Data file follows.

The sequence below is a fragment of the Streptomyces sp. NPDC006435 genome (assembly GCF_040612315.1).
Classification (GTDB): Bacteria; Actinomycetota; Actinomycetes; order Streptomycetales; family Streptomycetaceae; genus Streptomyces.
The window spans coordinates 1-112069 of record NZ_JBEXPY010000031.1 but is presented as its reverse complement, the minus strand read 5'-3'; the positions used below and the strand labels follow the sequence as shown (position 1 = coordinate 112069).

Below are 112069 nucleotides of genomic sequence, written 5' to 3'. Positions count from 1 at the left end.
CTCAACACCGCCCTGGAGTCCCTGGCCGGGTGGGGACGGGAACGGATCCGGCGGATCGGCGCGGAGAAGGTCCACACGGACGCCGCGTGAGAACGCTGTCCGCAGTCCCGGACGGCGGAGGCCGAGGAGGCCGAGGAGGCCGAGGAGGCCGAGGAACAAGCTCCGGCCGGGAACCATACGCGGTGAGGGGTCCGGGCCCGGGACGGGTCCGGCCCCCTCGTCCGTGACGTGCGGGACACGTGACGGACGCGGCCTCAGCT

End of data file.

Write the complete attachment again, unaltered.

The sequence below is a fragment of the Streptomyces sp. NPDC006435 genome (assembly GCF_040612315.1).
Classification (GTDB): Bacteria; Actinomycetota; Actinomycetes; order Streptomycetales; family Streptomycetaceae; genus Streptomyces.
The window spans coordinates 1-112069 of record NZ_JBEXPY010000031.1 but is presented as its reverse complement, the minus strand read 5'-3'; the positions used below and the strand labels follow the sequence as shown (position 1 = coordinate 112069).

Below are 112069 nucleotides of genomic sequence, written 5' to 3'. Positions count from 1 at the left end.
CTCAACACCGCCCTGGAGTCCCTGGCCGGGTGGGGACGGGAACGGATCCGGCGGATCGGCGCGGAGAAGGTCCACACGGACGCCGCGTGAGAACGCTGTCCGCAGTCCCGGACGGCGGAGGCCGAGGAGGCCGAGGAGGCCGAGGAGGCCGAGGAACAAGCTCCGGCCGGGAACCATACGCGGTGAGGGGTCCGGGCCCGGGACGGGTCCGGCCCCCTCGTCCGTGACGTGCGGGACACGTGACGGACGCGGCCTCAGCT